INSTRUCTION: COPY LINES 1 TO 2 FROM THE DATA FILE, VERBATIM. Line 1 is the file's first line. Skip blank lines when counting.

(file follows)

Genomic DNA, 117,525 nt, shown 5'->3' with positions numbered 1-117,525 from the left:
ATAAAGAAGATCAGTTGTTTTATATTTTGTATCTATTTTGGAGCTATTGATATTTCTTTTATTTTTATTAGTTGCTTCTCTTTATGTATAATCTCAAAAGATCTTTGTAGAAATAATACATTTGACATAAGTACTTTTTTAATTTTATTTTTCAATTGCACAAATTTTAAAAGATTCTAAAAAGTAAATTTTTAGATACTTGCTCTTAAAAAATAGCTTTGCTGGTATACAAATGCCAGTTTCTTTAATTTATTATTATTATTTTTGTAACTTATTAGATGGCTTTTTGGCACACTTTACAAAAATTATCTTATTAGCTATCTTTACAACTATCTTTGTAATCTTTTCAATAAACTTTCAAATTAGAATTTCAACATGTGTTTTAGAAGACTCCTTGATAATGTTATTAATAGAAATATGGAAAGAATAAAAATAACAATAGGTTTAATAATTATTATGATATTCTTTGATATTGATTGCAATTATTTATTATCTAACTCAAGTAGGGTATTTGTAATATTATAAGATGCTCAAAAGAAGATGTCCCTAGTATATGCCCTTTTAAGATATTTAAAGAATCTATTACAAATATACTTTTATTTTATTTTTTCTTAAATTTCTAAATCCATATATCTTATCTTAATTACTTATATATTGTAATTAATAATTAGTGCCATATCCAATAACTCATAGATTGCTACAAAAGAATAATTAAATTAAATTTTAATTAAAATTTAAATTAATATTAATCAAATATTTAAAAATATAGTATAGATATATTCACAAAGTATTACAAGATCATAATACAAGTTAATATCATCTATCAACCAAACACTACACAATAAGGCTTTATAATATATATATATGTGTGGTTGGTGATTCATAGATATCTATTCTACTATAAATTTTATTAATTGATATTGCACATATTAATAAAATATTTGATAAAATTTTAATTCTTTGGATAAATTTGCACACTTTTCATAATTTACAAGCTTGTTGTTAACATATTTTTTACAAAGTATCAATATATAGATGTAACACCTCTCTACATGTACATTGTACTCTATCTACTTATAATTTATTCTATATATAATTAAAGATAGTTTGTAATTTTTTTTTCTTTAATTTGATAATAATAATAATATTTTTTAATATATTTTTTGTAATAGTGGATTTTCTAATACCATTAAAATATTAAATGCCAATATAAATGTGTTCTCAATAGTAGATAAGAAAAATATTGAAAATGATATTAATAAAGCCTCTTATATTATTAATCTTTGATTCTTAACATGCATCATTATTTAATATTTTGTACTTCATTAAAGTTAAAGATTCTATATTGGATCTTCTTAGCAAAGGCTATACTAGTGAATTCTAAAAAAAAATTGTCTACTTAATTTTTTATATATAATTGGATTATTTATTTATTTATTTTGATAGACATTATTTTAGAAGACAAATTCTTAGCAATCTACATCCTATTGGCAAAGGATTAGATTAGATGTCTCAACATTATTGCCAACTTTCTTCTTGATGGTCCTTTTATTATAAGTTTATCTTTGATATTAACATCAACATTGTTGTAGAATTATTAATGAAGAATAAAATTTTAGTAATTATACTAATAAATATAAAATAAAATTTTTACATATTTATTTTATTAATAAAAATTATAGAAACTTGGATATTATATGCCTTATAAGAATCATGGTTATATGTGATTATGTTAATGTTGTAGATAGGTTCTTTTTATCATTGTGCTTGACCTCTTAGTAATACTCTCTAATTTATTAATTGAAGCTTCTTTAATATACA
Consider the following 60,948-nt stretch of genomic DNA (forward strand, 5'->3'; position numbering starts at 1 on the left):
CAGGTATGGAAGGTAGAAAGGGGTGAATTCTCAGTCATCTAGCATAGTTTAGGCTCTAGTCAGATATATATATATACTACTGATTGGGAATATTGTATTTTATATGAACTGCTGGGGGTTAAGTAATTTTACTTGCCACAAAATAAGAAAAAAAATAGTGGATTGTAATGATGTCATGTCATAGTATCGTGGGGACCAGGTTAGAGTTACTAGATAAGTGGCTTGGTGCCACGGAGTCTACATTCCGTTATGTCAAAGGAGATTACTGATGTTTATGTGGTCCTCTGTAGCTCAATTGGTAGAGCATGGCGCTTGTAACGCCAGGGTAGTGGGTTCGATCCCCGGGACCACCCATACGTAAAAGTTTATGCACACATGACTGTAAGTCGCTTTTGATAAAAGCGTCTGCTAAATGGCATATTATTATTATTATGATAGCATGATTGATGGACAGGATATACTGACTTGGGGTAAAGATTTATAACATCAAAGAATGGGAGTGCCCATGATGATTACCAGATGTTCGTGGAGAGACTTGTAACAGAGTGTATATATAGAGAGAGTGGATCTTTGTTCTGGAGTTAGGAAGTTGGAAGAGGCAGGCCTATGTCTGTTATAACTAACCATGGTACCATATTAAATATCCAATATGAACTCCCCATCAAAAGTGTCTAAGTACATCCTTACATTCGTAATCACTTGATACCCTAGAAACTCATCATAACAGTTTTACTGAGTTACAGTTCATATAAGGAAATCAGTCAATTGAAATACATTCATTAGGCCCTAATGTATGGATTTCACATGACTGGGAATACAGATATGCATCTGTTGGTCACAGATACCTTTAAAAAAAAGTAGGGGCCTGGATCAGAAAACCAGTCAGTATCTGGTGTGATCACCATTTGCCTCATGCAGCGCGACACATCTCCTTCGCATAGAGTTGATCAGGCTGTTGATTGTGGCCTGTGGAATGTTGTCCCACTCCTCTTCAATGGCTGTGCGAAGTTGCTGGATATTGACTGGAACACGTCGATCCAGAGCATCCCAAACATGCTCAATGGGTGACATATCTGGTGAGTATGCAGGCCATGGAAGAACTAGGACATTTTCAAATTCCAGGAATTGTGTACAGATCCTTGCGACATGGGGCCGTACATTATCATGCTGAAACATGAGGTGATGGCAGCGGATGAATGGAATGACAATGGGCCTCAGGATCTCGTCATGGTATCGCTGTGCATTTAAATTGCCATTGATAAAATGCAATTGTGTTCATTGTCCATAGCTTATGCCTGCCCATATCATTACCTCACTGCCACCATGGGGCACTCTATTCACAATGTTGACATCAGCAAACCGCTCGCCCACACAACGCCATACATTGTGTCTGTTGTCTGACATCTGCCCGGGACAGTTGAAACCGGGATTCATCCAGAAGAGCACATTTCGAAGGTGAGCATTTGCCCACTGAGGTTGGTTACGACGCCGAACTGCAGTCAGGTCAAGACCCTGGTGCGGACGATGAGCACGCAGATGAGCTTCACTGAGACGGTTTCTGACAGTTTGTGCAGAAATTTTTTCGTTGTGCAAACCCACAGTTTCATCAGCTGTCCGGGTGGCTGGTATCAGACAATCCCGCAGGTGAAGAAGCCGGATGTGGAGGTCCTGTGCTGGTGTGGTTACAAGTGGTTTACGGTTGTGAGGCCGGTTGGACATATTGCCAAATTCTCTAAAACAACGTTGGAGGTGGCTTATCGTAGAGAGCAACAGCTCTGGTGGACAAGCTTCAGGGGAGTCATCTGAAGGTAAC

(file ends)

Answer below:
Genomic DNA, 117,525 nt, shown 5'->3' with positions numbered 1-117,525 from the left:
ATAAAGAAGATCAGTTGTTTTATATTTTGTATCTATTTTGGAGCTATTGATATTTCTTTTATTTTTATTAGTTGCTTCTCTTTATGTATAATCTCAAAAGATCTTTGTAGAAATAATACATTTGACATAAGTACTTTTTTAATTTTATTTTTCAATTGCACAAATTTTAAAAGATTCTAAAAAGTAAATTTTTAGATACTTGCTCTTAAAAAATAGCTTTGCTGGTATACAAATGCCAGTTTCTTTAATTTATTATTATTATTTTTGTAACTTATTAGATGGCTTTTTGGCACACTTTACAAAAATTATCTTATTAGCTATCTTTACAACTATCTTTGTAATCTTTTCAATAAACTTTCAAATTAGAATTTCAACATGTGTTTTAGAAGACTCCTTGATAATGTTATTAATAGAAATATGGAAAGAATAAAAATAACAATAGGTTTAATAATTATTATGATATTCTTTGATATTGATTGCAATTATTTATTATCTAACTCAAGTAGGGTATTTGTAATATTATAAGATGCTCAAAAGAAGATGTCCCTAGTATATGCCCTTTTAAGATATTTAAAGAATCTATTACAAATATACTTTTATTTTATTTTTTCTTAAATTTCTAAATCCATATATCTTATCTTAATTACTTATATATTGTAATTAATAATTAGTGCCATATCCAATAACTCATAGATTGCTACAAAAGAATAATTAAATTAAATTTTAATTAAAATTTAAATTAATATTAATCAAATATTTAAAAATATAGTATAGATATATTCACAAAGTATTACAAGATCATAATACAAGTTAATATCATCTATCAACCAAACACTACACAATAAGGCTTTATAATATATATATATGTGTGGTTGGTGATTCATAGATATCTATTCTACTATAAATTTTATTAATTGATATTGCACATATTAATAAAATATTTGATAAAATTTTAATTCTTTGGATAAATTTGCACACTTTTCATAATTTACAAGCTTGTTGTTAACATATTTTTTACAAAGTATCAATATATAGATGTAACACCTCTCTACATGTACATTGTACTCTATCTACTTATAATTTATTCTATATATAATTAAAGATAGTTTGTAATTTTTTTTTCTTTAATTTGATAATAATAATAATATTTTTTAATATATTTTTTGTAATAGTGGATTTTCTAATACCATTAAAATATTAAATGCCAATATAAATGTGTTCTCAATAGTAGATAAGAAAAATATTGAAAATGATATTAATAAAGCCTCTTATATTATTAATCTTTGATTCTTAACATGCATCATTATTTAATATTTTGTACTTCATTAAAGTTAAAGATTCTATATTGGATCTTCTTAGCAAAGGCTATACTAGTGAATTCTAAAAAAAAATTGTCTACTTAATTTTTTATATATAATTGGATTATTTATTTATTTATTTTGATAGACATTATTTTAGAAGACAAATTCTTAGCAATCTACATCCTATTGGCAAAGGATTAGATTAGATGTCTCAACATTATTGCCAACTTTCTTCTTGATGGTCCTTTTATTATAAGTTTATCTTTGATATTAACATCAACATTGTTGTAGAATTATTAATGAAGAATAAAATTTTAGTAATTATACTAATAAATATAAAATAAAATTTTTACATATTTATTTTATTAATAAAAATTATAGAAACTTGGATATTATATGCCTTATAAGAATCATGGTTATATGTGATTATGTTAATGTTGTAGATAGGTTCTTTTTATCATTGTGCTTGACCTCTTAGTAATACTCTCTAATTTATTAATTGAAGCTTCTTTAATATACA